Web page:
You searched for: “all
all (AWL) (pronoun) (no plural)
1. The whole of something, total of; the entire contents of: Joe's two boys drank all the milk that was left in the fridge.
2. Every one of, each of; the whole number of: All of the people had to be checked in before they could get into the aircraft.
3. Everything, every item; the whole quantity: Is that all that you can carry?
This entry is located in the following unit: English Words in Action, Group A (page 4)
(the science of the celestial bodies: the sun, the moon, and the planets; the stars and galaxies; and all of the other objects in the universe)
(a glossary of biological terms about living creatures including plants and all kinds of animal species and organisms)
(a collective term for all organic substances of relatively recent, non-geological, origin which can be used for energy production)
(all of the enhanced units present parts of speeches (when applicable), have definitions for word entries, and clarifying sentences in context)
(dogs are considered to be the companions and best friends of humans and this list of terms will help all of us understand the topics that exist about our canine friends)
(a suffix that forms abstract and collective nouns added to adjectives to show state or condition; added to nouns to show a position, rank, or realm of; all of those who are part of a group or organization)
(ecology is the study of the relationship between organisms and the environments in which they live, including all living and nonliving components)
(here are 14 important words with elements from Latin and Greek sources)
(this is an over-all listing of the special groups of topics listed on this site)
(mathematics is the deductive study of quantities, magnitudes, and shapes as determined by the use of numbers and symbols while every branch of science and engineering depends on mathematics; measurement is the process of associating numbers with physical quantities and phenomena and measurement is fundamental to the sciences; to engineering, construction, and other technical fields; and to almost all everyday activities)
(words exist in all sizes and degrees of difficulty from numerous languages and English continues to churn out new words from the past and the present)
(an exhibition of words that appear in headlines and sub-headlines which all of us should know)
Word Entries containing the term: “all
laugh all the way to the bank (informal saying or idiom), laughs all the way to the bank; laughed all the way to the bank; laughing all the way to the bank
Having made a lot of money; especially, when doing something that other people consider to be foolish: There were those who thought Celeste's investment in the company was stupid, but now she's laughing all the way to the bank.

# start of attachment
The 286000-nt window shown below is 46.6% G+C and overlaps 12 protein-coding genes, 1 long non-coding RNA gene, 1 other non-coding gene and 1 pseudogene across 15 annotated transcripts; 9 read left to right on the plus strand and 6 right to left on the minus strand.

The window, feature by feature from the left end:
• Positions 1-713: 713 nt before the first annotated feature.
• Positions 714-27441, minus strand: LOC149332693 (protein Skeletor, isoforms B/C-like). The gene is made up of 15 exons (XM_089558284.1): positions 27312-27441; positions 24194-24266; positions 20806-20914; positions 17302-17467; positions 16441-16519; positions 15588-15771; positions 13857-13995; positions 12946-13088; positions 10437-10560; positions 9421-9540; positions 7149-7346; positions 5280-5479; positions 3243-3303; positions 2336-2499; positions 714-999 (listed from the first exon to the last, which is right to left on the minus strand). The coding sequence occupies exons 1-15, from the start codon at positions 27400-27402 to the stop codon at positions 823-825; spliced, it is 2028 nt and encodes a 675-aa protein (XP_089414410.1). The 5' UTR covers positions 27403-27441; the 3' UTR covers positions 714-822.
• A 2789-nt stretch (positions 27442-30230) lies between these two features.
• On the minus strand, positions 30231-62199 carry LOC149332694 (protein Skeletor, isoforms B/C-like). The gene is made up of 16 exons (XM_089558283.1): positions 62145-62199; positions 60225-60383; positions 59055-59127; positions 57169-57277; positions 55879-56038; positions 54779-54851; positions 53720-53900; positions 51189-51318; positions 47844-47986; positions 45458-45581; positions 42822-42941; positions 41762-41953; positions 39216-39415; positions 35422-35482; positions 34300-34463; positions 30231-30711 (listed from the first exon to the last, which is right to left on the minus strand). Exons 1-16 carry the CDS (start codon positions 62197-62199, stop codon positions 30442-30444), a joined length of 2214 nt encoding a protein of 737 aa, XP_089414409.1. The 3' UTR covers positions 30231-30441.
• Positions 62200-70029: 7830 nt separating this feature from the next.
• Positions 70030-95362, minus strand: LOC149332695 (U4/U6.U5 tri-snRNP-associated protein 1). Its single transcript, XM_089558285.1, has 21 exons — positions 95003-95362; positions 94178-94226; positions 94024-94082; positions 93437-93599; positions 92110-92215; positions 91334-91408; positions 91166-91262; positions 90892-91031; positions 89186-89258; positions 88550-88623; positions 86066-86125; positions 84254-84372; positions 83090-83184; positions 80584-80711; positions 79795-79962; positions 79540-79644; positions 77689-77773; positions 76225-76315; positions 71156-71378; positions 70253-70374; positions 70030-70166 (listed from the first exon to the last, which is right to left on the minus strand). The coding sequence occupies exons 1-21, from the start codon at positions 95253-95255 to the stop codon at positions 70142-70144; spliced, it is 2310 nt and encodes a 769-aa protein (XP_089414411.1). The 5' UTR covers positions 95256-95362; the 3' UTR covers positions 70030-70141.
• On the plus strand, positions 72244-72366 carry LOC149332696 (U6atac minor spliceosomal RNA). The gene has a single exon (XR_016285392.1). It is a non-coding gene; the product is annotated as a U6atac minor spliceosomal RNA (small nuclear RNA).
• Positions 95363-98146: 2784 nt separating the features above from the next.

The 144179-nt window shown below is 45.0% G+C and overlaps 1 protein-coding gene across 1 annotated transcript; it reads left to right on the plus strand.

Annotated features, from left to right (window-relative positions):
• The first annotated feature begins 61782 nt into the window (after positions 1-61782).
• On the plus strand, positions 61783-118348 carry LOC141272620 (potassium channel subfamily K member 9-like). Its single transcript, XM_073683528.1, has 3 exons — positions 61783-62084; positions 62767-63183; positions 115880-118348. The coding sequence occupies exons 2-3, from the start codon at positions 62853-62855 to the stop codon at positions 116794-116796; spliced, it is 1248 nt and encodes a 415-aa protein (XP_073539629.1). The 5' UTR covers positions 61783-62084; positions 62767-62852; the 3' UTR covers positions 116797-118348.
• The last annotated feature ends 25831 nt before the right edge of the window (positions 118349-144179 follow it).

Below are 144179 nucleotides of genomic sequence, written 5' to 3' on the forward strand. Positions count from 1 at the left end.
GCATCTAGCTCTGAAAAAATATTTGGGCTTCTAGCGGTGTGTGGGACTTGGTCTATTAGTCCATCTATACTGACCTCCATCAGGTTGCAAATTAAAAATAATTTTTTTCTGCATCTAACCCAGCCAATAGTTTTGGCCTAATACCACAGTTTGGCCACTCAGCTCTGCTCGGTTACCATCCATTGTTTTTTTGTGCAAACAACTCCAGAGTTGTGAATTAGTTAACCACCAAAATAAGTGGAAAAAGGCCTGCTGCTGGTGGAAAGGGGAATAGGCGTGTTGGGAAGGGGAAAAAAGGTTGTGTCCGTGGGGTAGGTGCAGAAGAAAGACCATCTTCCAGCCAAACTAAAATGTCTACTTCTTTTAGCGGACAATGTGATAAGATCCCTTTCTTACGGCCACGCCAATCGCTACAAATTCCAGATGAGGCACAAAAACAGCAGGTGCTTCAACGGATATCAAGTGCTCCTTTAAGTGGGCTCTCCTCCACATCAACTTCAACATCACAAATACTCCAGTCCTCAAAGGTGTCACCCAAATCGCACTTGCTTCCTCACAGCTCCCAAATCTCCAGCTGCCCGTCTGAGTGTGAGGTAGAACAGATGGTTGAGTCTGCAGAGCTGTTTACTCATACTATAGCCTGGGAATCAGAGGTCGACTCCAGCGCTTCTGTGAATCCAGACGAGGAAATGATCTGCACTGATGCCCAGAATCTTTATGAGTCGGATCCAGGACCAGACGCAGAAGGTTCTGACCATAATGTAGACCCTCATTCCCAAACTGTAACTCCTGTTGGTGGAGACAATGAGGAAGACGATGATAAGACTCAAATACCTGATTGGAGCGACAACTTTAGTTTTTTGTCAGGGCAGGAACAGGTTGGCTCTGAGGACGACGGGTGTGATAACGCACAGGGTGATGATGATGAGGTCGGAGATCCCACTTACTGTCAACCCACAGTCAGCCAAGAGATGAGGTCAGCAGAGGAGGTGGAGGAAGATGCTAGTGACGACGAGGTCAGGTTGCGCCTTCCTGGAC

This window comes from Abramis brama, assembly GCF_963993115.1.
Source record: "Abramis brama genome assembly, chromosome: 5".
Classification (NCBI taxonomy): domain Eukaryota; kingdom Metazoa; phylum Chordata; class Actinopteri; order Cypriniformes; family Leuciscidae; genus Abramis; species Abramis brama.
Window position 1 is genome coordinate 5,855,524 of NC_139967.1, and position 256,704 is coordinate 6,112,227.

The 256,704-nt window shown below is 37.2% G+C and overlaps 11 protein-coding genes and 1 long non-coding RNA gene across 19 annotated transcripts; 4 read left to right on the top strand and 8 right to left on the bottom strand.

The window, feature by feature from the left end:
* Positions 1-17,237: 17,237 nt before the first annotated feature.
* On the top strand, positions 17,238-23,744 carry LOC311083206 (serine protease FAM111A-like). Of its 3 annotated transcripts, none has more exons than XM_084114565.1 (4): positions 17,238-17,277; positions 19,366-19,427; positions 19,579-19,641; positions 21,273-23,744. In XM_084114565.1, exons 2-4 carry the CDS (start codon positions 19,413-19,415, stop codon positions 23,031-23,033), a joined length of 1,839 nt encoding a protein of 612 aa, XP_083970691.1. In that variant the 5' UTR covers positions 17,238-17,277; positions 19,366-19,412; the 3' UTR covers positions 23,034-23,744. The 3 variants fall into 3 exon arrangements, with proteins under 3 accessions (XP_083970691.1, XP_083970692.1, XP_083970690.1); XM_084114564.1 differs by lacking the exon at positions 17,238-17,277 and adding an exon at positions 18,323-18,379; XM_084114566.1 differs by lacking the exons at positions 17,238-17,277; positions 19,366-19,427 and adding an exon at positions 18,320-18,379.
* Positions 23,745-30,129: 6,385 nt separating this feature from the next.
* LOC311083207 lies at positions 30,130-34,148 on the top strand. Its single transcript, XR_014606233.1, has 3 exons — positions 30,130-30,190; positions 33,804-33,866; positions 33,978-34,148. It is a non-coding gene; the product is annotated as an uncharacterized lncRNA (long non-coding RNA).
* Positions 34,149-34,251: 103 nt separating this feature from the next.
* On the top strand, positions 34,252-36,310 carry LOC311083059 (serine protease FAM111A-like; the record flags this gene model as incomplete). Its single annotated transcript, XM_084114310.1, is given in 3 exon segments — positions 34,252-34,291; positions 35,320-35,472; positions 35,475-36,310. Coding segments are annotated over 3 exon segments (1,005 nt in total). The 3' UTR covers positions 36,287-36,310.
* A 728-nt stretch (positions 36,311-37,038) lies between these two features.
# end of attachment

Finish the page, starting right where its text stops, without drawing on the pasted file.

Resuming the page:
This entry is located in the following unit: English Words in Action, Group L (page 2)
The love of money is the root of all evil (Timothy 6:10)
This entry is located in the following unit: Bible Quotations used in modern English (page 5)
Word Entries at Word Info: “all
all (adjective) (not comparable)
The entire, the whole; the total amount, quantity, or extent of: "Audy stayed awake all night because of her illness."
This entry is located in the following unit: omni-, omn- (page 1)
all, all, all, awl
all (AWL) (pronoun)
The whole of something; the entire contents of: When Bradley and Roy came home, they drank all the milk that was left in the "fridge".
all (AWL) (adverb)
Every one of, each of; the whole number of: All of the people had to be checked before they could get into the aircraft.
all (AWL) (noun)
Everything, every item; the whole quantity: Come on, Dustin, is that all that you can carry?
awl (AWL) (noun)
A tool for making holes in wood, leather, etc.: The repairman used an awl to make a new shoelace holes for the old shoes.

Gerome used an awl to make all the holes in the lathing for Jill's front porch.

More possibly related word entries
Units at Word Info related to: “all
(Greek: said to be a stem for "all, every, whole", or "complete"; that is, a field of study in biology that refers to the whole set of omics including their -omics and -ome subfields in order to understand life as a holistic existence and organic beings as a whole)
(Latin: all, every)
(Greek: all, every, entire)
(Greek: pancreas [pan, "all" plus kreas, "flesh"; the idea apparently being that the pancreas is an organ composed entirely of glandular flesh])
(Latin: all, whole, entire)
(Greek: different, other, another; divergence; a combining form denoting a condition differing from the normal or a reversal, or referring to "another")
(having a "bird brain" may be a good thing, after all)
(Greek: man, mankind; human beings; including, males (man, men; boy, boys) and females (woman, women; girl, girls); all members of the human race; people, humanity)
(cytology is the study of cells and the cell theory states that all living things are composed of cells and that all cells arise only from other cells)
(Latin: around, about, surrounding, closed curve, circling, circular on all sides; literally, "in a circle")